Written by by Staff Writer
The earth’s weather patterns are taking on new-found swings, and golf courses are being put in harm’s way.
Following an agreement between North and South Korea to de-escalate hostilities after weeks of tension, Pyongyang on Wednesday staged a huge military parade on the capital’s streets to mark its founding day.
Explosions marked the event, one of its largest ever gatherings. They were followed by the People’s Army Supreme Command’s “songun,” or military, organizational decision-making body firing hundreds of rounds of artillery.
But that was all for show. Experts believe the target — to ensure North Korea’s nuclear and ballistic missiles can potentially reach US shores — will not be achieved for years.
Aside from setting sail for uncharted territory, the military parade also constituted a reminder of the extreme weather patterns impacting golfers worldwide.
In the UK, last week saw two twisters tear through golf courses and the historic Egdon Heath golf and 18 hole course, although no injuries or deaths were reported.
Northern Ireland’s Golf Union described the two huge twisters as the “worst known in the history of the country,” while photos of the twisters streaking through the landscape have gone viral on social media.
In recent months, more golf courses have also suffered disasters when weather systems hit.
A major fire last year wiped out the annual Khao Lak tournament in Thailand — one of Asia’s oldest and most prestigious golf tournament. The Korea World Junior Masters was also suspended for three days in December when it was hit by typhoon Gita.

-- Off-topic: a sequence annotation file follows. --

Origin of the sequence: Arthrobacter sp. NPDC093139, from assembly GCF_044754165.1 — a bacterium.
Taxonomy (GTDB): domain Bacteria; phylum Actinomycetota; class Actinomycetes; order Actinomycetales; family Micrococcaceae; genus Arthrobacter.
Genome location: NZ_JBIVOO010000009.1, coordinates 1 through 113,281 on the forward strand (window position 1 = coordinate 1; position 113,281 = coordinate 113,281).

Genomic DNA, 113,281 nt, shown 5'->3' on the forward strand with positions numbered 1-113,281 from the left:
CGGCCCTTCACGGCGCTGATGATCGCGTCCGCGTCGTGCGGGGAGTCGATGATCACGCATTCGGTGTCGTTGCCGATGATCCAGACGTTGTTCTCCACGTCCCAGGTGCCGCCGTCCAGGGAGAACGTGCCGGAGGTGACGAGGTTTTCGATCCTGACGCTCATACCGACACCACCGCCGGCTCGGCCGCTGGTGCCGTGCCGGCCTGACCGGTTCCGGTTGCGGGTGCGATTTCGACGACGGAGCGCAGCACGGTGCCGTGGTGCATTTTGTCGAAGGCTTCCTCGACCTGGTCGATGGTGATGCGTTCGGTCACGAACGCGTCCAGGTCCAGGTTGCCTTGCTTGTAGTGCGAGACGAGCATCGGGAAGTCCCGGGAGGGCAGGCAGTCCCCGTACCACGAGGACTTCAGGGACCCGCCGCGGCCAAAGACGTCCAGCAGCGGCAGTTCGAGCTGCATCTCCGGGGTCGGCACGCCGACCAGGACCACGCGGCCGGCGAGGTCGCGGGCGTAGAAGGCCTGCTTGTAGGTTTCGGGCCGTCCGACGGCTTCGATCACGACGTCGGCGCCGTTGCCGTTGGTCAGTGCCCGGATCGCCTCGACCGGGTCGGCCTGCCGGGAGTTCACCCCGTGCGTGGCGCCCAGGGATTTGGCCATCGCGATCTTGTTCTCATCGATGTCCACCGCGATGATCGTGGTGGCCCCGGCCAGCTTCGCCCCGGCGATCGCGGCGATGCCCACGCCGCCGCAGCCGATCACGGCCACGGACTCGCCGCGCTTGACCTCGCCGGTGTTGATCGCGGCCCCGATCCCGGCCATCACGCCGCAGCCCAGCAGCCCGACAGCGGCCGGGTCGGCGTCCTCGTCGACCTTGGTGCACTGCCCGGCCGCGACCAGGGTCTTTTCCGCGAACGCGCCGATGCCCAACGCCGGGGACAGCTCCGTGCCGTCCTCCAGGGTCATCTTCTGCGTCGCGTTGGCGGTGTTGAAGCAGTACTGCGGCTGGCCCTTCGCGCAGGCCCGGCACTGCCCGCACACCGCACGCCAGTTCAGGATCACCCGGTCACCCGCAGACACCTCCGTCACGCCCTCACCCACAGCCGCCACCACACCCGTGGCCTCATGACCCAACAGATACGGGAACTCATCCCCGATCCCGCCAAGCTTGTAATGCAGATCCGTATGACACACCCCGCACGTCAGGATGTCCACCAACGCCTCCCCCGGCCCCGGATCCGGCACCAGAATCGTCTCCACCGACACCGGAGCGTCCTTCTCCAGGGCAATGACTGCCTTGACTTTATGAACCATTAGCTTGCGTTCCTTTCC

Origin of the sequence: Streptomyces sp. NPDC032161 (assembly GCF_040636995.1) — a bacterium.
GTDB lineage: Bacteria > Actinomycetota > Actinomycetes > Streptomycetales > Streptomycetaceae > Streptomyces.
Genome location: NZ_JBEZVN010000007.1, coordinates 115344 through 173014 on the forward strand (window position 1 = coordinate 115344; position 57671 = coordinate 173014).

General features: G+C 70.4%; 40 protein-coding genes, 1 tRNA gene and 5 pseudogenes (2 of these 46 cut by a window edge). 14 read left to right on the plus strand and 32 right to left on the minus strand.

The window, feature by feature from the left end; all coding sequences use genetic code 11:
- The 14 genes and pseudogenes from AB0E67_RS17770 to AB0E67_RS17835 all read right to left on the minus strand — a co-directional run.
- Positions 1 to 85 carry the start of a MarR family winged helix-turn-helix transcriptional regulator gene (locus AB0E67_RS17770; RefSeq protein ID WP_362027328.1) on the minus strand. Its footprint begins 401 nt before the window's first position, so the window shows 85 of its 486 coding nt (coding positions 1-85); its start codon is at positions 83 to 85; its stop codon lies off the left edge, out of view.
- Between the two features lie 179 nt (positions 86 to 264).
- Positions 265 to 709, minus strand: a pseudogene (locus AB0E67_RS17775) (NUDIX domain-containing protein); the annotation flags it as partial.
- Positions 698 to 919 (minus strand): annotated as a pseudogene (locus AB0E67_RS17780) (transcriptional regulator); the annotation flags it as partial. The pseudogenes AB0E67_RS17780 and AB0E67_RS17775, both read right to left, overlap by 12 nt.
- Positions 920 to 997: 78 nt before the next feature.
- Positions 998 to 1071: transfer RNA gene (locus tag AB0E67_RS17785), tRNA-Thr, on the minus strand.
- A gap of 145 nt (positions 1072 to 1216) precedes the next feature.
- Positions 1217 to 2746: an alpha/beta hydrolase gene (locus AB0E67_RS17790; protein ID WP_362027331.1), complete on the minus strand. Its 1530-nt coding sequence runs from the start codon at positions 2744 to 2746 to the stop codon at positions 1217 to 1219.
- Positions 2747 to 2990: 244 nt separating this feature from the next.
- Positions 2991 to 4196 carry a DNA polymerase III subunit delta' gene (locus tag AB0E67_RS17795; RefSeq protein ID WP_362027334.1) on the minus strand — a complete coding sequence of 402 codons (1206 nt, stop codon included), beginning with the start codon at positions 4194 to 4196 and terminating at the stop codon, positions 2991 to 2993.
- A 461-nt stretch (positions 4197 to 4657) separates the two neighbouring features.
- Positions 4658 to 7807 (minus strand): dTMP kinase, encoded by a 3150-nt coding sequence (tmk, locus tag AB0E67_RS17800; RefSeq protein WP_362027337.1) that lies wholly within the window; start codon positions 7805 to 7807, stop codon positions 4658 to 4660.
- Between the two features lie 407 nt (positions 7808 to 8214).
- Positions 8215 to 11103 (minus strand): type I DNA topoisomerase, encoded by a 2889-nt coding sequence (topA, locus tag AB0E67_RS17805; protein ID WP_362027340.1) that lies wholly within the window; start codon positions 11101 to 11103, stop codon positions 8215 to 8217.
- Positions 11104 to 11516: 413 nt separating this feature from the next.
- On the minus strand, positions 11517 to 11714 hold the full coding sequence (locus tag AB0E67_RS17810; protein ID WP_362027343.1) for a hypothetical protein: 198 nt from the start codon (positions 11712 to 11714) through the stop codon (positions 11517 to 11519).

In the US, this year’s PGA Tour event in California, the Waste Management Phoenix Open, will be reduced to 54 holes. The event attracted controversy when the start was moved from the traditional Feb. start to avoid February’s massive snowfall.
According to the British Golf Union, over 230 golf courses have been hit by torrential rain in the last 10 years, including six major events.
The problem is largely attributed to climate change. The UK, where golf is now played by over 50 million people annually, experienced 32 weeks of “exceptional” weather in 2011, compared to 19 over the previous six years.
British Golf Union Chief Executive John Sherwood said the average golf course is now subject to 130 days of extremely wet or hot weather a year, compared to 60 in the early 2000s.
Sherwood said golf could face an increased possibility of flooding after high winds damaged a 36-hole course. “If you do not design a course for this type of damage, then you will be in for it for the rest of your life,” he said.
He added that could affect the revenue that makes the sport a viable business, warning the increased threat of damage may make golf courses desperate for extra work.
“We have written to all our members to ask them to recommend to us that they get involved in building super-safe or flood-safe courses. This will obviously change the game financially,” he said.
And it’s not just in the UK. Fellow golfing nation, Australia, saw a history-making hole — at The Chipping Skink Golf Club in Rokewood in 2012 — destroyed by a wild storm.
At the time, Charley McInnes, managing director of tournament organizers Aged Golf Australia, said they had never seen anything like it and would be able to tell their grandkids about it.